Prediction is very difficult, especially about the future. — Niels Bohr
In the unknown future of US national-security challenges, safe still beats sorry — especially when those challenges already appear daunting.
Which is why the current defense-spending debate — especially the matter of another $500 billion in cuts, beyond the half-trillion dollars’ worth already being lopped off — may be as consequential as any budget decision in recent history.
That’s right: The choices we make about the defense budget, including future weapon systems and troop levels, are fateful; the results will be with us for decades.
Pentagon officials have warned of elevated risks, worried that we’ll no longer be the global power we are today if another $500 billion is slashed from the defense budget, as is planned for year’s end.
Yet some Americans seem to be living in a blissful bubble, oblivious to a world rife with trouble and threats to US security. In some corners, American leadership is not only out of fashion, it’s frowned upon.
But such naivete won’t deal with current problems or prevent crises in the coming years.
Take the Middle East/North Africa. The Iranian threat is hardly diminishing. Few would dispute that Tehran will not only have nukes in a few years, but an intercontinental-ballistic missile to carry them.
Lawless, ungoverned spaces in Yemen and Somalia support the aspirations and activities of terror groups such as al Qaeda in the Arabian Peninsula and al Shabab. Al Qaeda in Iraq is active again and maybe aiding and abetting terror in Syria.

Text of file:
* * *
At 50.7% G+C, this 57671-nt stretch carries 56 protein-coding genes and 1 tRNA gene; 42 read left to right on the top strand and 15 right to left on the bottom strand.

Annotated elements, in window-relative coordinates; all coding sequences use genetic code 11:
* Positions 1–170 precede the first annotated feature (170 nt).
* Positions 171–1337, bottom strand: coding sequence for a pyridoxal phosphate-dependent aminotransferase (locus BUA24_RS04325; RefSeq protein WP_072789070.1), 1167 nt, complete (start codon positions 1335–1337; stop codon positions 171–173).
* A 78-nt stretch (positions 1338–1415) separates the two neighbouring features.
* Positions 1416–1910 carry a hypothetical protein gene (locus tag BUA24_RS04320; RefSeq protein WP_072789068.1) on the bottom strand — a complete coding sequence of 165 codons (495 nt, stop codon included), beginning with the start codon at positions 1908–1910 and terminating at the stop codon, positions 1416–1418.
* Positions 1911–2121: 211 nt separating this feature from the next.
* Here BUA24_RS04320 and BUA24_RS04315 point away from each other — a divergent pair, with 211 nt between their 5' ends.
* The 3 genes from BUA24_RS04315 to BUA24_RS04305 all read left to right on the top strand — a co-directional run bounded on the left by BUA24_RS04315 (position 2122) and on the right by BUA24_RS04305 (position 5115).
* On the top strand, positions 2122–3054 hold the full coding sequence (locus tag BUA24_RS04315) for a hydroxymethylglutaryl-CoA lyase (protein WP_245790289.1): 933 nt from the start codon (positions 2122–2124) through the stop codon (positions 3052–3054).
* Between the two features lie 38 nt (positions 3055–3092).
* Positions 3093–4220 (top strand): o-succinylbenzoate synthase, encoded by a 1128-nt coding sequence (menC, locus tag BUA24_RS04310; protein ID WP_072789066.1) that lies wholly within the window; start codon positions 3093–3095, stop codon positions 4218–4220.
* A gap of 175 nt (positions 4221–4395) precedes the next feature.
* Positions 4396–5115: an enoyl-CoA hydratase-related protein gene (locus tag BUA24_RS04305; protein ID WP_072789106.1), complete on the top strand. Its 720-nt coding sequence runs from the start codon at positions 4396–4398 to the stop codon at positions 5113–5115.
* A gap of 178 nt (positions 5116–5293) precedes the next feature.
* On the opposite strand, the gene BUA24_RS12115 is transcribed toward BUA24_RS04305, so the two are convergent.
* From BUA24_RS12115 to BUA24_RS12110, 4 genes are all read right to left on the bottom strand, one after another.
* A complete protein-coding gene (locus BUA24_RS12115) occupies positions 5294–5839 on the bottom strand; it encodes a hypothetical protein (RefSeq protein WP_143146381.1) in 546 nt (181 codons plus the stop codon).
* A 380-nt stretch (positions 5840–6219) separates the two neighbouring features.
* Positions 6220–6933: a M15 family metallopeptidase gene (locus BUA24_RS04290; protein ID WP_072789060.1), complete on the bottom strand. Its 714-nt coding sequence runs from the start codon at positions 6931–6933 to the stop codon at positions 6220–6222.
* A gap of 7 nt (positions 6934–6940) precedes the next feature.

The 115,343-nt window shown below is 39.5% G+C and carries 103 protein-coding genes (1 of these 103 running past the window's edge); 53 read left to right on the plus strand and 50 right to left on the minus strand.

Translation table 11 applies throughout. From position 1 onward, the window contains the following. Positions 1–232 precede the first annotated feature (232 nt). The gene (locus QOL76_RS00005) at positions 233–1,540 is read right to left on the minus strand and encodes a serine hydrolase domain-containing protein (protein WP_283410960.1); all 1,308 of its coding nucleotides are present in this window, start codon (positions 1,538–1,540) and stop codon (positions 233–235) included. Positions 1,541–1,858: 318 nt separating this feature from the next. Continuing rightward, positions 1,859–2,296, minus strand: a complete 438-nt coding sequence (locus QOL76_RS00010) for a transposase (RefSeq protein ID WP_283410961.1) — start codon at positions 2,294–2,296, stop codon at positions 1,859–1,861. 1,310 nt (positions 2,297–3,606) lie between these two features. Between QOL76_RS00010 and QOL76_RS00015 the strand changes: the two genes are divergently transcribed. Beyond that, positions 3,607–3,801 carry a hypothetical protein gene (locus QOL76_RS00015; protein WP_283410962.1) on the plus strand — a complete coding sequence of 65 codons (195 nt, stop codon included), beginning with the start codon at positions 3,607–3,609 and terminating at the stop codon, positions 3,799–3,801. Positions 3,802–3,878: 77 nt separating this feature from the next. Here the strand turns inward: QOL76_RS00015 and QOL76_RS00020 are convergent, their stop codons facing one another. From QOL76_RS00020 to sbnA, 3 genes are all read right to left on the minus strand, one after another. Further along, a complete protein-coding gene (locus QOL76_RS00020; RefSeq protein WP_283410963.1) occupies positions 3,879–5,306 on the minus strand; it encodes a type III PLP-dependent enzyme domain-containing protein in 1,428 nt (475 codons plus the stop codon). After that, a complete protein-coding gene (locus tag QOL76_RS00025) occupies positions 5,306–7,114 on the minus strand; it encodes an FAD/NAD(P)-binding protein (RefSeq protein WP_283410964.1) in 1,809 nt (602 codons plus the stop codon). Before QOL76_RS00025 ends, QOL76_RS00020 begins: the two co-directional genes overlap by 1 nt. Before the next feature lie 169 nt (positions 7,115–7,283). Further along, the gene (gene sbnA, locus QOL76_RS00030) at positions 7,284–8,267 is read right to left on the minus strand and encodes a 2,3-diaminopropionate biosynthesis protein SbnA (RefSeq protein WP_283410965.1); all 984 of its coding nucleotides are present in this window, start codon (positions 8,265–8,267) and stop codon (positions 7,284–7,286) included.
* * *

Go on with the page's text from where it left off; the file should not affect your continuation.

Syria itself? The Assad regime’s survival will certainly find Damascus committed to revenge — and even more wedded to its drive for the bomb.
The promise of an “Arab Spring” has become the reality of an “Arab Winter,” with Egypt, Tunisia and Libya of continuing concern (thanks, especially, to reports of thousands of handheld, surface-to-air missiles missing from Libyan arsenals).
Elsewhere, stability in Afghanistan after our 2014 departure is an open question. A likely security vacuum could leave it vulnerable to the re-rise of the Taliban, al Qaeda and their allies. Instability in (nuclear) Pakistan is good reason for insomnia.
Meanwhile, Team Obama’s strategic shift to Asia will be more of a dainty pirouette than a muscular pivot, absent the forces needed to project US power across the Pacific.
With the military might it’s amassing, Beijing is developing the raw power to challenge Washington for pre-eminence in East Asia — and, perhaps, beyond.
Then there’s North Korea. Not good. Defense Secretary Leon Panetta says, “We’re within an inch of war everyday in that part of the world.”
There’s more. You have to wonder, for example, whether perceptions of US decline made the Russian chief of the general staff think it was OK recently to threaten to pre-emptively strike American missile defenses in Europe.
A world without a strong America is deeply disquieting, one where US interests will be under assault from a number of different directions, including cyberspace.
Fact is, as Sen. Jon Kyl (R-Ariz.) noted last week at The Heritage Foundation, “We don’t always have the luxury of deciding where and when we will have to confront evil in the world.” The 3 a.m. phone call is a come-as-you-are affair; we better be ready.
Thankfully, some in Congress such as Kyl and Rep. Paul Ryan (R-Wis.) are working to stem America’s slide to second-rate-power status by finding ways to trim the federal budget that shift the heavy reliance away from defense-spending cuts.
This is no time to give short shrift to American security. We need a hard-nosed foreign policy backed up by a strong defense. The past shows the painful consequences of being weak and ill-prepared.
Threats will develop irrespective of our ability to defend ourselves. Wishful thinking about a future no one can accurately predict is no foundation for a national-security policy.
First Appeared in The New York Post.